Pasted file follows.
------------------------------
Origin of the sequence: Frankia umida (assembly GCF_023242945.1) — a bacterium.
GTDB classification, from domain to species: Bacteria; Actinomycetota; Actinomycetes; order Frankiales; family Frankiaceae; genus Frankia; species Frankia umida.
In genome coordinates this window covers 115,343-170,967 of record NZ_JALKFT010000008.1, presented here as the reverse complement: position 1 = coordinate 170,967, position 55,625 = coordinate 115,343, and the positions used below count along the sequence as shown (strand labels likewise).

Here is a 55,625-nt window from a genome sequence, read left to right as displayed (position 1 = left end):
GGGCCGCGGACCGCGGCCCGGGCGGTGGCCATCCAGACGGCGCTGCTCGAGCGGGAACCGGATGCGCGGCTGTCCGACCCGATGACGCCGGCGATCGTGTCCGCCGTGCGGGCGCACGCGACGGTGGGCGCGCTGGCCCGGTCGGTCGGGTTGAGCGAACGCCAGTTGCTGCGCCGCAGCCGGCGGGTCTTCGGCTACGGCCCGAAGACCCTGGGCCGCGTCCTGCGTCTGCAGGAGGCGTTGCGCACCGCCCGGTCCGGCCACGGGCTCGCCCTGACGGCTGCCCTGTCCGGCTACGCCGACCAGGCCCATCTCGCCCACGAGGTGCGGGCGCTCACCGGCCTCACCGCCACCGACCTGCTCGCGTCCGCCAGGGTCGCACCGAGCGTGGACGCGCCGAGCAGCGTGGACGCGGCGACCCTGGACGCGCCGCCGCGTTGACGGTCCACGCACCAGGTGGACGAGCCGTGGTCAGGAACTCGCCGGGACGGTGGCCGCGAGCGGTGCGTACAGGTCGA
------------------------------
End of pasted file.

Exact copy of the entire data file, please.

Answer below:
Origin of the sequence: Frankia umida (assembly GCF_023242945.1) — a bacterium.
GTDB classification, from domain to species: Bacteria; Actinomycetota; Actinomycetes; order Frankiales; family Frankiaceae; genus Frankia; species Frankia umida.
In genome coordinates this window covers 115,343-170,967 of record NZ_JALKFT010000008.1, presented here as the reverse complement: position 1 = coordinate 170,967, position 55,625 = coordinate 115,343, and the positions used below count along the sequence as shown (strand labels likewise).

Here is a 55,625-nt window from a genome sequence, read left to right as displayed (position 1 = left end):
GGGCCGCGGACCGCGGCCCGGGCGGTGGCCATCCAGACGGCGCTGCTCGAGCGGGAACCGGATGCGCGGCTGTCCGACCCGATGACGCCGGCGATCGTGTCCGCCGTGCGGGCGCACGCGACGGTGGGCGCGCTGGCCCGGTCGGTCGGGTTGAGCGAACGCCAGTTGCTGCGCCGCAGCCGGCGGGTCTTCGGCTACGGCCCGAAGACCCTGGGCCGCGTCCTGCGTCTGCAGGAGGCGTTGCGCACCGCCCGGTCCGGCCACGGGCTCGCCCTGACGGCTGCCCTGTCCGGCTACGCCGACCAGGCCCATCTCGCCCACGAGGTGCGGGCGCTCACCGGCCTCACCGCCACCGACCTGCTCGCGTCCGCCAGGGTCGCACCGAGCGTGGACGCGCCGAGCAGCGTGGACGCGGCGACCCTGGACGCGCCGCCGCGTTGACGGTCCACGCACCAGGTGGACGAGCCGTGGTCAGGAACTCGCCGGGACGGTGGCCGCGAGCGGTGCGTACAGGTCGA